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James Gleick

Genius: The Life and Science of Richard Feynman

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An illuminating portrayal of Richard Feynman—a giant of twentieth century physics—from his childhood tinkering with radios, to his vital work on the Manhattan Project and beyond 
Raised in Depression-era Rockaway Beach, physicist Richard Feynman was irreverent, eccentric, and childishly enthusiastic—a new kind of scientist in a field that was in its infancy. His quick mastery of quantum mechanics earned him a place at Los Alamos working on the Manhattan Project under J. Robert Oppenheimer, where the giddy young man held his own among the nation’s greatest minds. There, Feynman turned theory into practice, culminating in the Trinity test, on July 16, 1945, when the Atomic Age was born. He was only twenty-seven. And he was just getting started. In this sweeping biography, James Gleick captures the forceful personality of a great man, integrating Feynman’s work and life in a way that is accessible to laymen and fascinating for the scientists who follow in his footsteps.
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885 trykte sider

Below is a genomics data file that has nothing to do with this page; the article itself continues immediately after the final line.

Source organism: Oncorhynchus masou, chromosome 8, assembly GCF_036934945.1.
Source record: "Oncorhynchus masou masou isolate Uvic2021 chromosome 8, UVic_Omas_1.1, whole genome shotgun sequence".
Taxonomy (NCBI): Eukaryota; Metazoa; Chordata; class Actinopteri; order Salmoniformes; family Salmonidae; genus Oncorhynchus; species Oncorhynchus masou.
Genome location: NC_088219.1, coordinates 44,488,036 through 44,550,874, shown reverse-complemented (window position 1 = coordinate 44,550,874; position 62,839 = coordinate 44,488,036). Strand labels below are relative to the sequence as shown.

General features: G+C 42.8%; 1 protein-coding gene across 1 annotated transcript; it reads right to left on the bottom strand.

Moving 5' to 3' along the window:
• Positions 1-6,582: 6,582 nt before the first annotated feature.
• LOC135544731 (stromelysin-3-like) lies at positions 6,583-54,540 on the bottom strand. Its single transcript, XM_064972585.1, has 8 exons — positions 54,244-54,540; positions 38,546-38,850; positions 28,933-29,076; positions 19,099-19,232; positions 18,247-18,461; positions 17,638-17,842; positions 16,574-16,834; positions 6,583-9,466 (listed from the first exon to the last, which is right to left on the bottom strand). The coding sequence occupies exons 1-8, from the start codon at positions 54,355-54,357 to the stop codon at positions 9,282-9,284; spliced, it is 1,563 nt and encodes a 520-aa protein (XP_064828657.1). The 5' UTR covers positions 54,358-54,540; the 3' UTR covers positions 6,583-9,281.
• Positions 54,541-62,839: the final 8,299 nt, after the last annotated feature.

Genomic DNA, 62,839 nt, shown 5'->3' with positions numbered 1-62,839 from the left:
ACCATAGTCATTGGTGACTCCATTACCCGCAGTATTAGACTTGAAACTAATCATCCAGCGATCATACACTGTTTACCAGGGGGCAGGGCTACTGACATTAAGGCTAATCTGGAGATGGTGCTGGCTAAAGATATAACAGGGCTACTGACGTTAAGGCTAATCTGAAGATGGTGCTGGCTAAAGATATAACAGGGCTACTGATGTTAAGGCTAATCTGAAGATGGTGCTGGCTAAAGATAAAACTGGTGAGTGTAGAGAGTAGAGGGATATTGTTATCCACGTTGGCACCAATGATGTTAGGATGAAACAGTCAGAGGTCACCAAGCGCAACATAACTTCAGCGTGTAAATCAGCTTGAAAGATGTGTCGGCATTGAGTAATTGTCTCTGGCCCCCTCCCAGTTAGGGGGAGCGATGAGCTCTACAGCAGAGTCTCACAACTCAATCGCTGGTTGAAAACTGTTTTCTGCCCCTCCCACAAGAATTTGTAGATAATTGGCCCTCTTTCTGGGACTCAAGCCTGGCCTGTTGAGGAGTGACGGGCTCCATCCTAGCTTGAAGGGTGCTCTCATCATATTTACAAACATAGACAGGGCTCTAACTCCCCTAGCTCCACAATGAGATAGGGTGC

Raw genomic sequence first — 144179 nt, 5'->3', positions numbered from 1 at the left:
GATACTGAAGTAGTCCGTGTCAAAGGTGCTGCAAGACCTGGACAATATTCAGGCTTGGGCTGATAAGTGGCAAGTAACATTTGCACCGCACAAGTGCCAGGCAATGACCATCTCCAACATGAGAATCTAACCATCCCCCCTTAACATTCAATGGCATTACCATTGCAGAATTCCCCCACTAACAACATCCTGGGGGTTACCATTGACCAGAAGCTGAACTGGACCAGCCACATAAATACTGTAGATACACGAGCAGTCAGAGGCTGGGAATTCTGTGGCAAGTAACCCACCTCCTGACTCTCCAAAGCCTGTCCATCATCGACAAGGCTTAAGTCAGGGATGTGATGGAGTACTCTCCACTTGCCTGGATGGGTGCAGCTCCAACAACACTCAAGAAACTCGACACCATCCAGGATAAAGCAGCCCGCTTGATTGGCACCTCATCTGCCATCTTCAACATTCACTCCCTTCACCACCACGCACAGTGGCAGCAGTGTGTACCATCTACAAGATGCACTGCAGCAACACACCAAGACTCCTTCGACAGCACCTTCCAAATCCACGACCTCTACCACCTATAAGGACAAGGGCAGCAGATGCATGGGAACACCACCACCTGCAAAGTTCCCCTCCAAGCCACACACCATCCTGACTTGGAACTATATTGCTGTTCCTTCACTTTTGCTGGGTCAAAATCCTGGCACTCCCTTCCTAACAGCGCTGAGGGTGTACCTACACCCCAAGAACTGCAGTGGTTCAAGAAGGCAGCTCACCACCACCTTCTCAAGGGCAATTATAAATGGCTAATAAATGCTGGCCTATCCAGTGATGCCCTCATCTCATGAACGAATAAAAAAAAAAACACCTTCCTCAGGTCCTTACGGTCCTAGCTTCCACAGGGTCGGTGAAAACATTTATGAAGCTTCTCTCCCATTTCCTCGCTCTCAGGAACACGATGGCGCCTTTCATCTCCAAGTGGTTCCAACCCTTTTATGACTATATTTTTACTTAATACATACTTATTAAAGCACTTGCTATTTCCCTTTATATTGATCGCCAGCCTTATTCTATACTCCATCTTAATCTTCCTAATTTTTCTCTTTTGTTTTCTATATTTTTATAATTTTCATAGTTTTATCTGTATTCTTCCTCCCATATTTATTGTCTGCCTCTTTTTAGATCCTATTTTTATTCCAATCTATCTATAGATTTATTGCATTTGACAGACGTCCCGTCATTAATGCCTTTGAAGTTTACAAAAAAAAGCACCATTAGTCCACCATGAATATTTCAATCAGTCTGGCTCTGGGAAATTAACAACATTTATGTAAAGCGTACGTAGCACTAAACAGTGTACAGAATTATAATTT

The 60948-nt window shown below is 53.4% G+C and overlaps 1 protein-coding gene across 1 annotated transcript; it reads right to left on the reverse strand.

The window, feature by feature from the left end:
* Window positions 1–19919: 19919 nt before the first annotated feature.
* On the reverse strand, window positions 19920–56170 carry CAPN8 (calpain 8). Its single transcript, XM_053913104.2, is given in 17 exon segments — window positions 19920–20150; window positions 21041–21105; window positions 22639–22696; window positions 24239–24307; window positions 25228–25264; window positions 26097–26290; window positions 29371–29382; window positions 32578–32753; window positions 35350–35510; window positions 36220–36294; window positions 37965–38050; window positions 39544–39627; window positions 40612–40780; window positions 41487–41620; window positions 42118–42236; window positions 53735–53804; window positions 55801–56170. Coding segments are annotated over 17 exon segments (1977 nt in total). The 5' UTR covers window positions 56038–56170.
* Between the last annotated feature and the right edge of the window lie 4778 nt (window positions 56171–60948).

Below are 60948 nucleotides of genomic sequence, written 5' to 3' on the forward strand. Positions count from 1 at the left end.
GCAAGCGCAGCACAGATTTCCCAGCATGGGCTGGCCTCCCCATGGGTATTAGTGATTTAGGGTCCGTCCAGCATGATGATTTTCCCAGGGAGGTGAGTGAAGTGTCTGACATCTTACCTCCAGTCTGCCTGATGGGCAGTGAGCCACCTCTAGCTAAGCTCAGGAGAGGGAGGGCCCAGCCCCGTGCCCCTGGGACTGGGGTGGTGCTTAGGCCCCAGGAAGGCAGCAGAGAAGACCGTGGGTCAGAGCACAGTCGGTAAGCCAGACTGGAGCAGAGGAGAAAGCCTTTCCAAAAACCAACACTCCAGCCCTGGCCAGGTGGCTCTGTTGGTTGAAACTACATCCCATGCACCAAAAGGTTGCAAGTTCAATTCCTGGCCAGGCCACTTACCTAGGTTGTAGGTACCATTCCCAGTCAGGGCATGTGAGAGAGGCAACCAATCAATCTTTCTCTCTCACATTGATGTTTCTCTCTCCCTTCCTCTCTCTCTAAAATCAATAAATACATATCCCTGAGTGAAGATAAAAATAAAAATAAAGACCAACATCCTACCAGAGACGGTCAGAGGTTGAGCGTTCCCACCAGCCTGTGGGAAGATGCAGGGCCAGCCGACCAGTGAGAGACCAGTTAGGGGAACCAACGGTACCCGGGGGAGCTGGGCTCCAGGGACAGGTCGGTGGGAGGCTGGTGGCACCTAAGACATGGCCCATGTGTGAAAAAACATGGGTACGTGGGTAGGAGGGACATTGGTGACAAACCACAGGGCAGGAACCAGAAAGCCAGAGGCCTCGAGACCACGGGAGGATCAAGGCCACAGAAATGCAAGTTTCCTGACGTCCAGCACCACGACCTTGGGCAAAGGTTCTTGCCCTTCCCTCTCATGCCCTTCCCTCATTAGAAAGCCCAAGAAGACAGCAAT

Oprindeligt udgivet
2011

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Citater

    Andre Franciscohar citeretsidste år
    Afterward demons afflicted the bomb makers. J. Robert Oppenheimer made speeches about his shadowed soul, and other physicists began to feel his uneasiness at having handed humanity the power of self-destruction.
    Stasya Zhar citeretfor 3 år siden
    gists. In his youth he experimented for months on end with trying to observe his unraveling stream of consciousness at the point of falling asleep
    Stasya Zhar citeretfor 3 år siden
    There are two kinds of geniuses, the “ordinary” and the “magicians.” An ordinary genius is a fellow that you and I would be just as good as, if we were only many times better. There is no mystery as to how his mind works. Once we understand what they have done, we feel certain that we, too, could have done it. It is different with the magicians. They are, to use mathematical jargon, in the orthogonal complement of where we are and the working of their minds is for all intents and purposes incomprehensible. Even after we understand what they have done, the process by which they have done it is completely dark

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